Alameda County approves A’s lease unanimously 5-0

After a relatively brief, much less heated discussion over the A’s lease extension than was had by the City two weeks ago, Alameda County’s Board of Supervisors voted 5-0 to approve the extension. The deal keeps the A’s in the Coliseum until at least 2018, and up to 2024 if the team chooses to stay there. Though the deal is characterized as a 10-year lease, the 2014 season runs concurrent with the new deal.

Supervisor Keith Carson asked the most pointed questions of JPA negotiator Jon Streeter, mostly about the debt and the characterization of the new lease as a better deal for the County (and City) than previous leases. Streeter noted that the more money comes in upfront, plus the A’s have to pay off the lease even if they leave the Coliseum early. Miley noted that the original A’s escape provision calls for no payoff if the team pursued a new ballpark elsewhere in Alameda County. The language was changed to Oakland only, meaning the A’s would pay full termination even if they made a stadium deal in Fremont or even San Leandro. Streeter also repeated the notion that the upcoming scoreboard project, which the A’s are paying for, means that the JPA no longer has a potentially big liability item to worry about, since the JPA has been to date responsible for the outdated, frequently failing scoreboard.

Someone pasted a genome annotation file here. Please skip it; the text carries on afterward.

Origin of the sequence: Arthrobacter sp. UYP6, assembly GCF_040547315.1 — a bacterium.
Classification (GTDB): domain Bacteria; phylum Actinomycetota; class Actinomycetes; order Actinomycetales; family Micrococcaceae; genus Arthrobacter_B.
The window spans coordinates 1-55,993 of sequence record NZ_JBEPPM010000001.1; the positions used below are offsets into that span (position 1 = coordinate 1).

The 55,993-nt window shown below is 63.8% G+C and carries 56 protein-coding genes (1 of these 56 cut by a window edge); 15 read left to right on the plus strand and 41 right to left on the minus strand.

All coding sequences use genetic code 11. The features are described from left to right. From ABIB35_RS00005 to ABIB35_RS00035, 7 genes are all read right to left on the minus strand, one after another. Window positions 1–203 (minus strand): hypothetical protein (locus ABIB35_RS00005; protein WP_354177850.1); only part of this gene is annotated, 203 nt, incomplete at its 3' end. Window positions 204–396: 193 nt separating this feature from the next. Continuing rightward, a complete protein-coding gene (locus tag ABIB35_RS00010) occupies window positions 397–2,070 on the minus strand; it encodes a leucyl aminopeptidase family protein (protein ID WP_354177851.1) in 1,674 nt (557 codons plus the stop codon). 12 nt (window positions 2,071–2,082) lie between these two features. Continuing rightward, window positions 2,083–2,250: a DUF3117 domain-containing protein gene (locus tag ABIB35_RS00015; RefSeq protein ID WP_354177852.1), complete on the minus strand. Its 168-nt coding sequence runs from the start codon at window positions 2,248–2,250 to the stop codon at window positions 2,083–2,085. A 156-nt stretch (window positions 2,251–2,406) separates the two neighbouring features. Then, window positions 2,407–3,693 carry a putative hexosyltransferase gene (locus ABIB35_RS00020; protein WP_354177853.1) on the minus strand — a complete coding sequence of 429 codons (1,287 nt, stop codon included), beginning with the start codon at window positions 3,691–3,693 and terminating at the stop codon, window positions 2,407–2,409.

To recap the major deal points:

  • A’s stay until at least 2018, up to 2024. A’s must give at least 2 calendar years’ notice if they plan to leave early.
  • The JPA must also give the A’s 2 years’ notice if a Raiders stadium deal comes to fruition and forces the A’s to vacate.
  • Lease payments are $1.75 for this year, $1.5 MM in 2015, $1.5 MM in 2016-19, and $1.25 from 2020-24.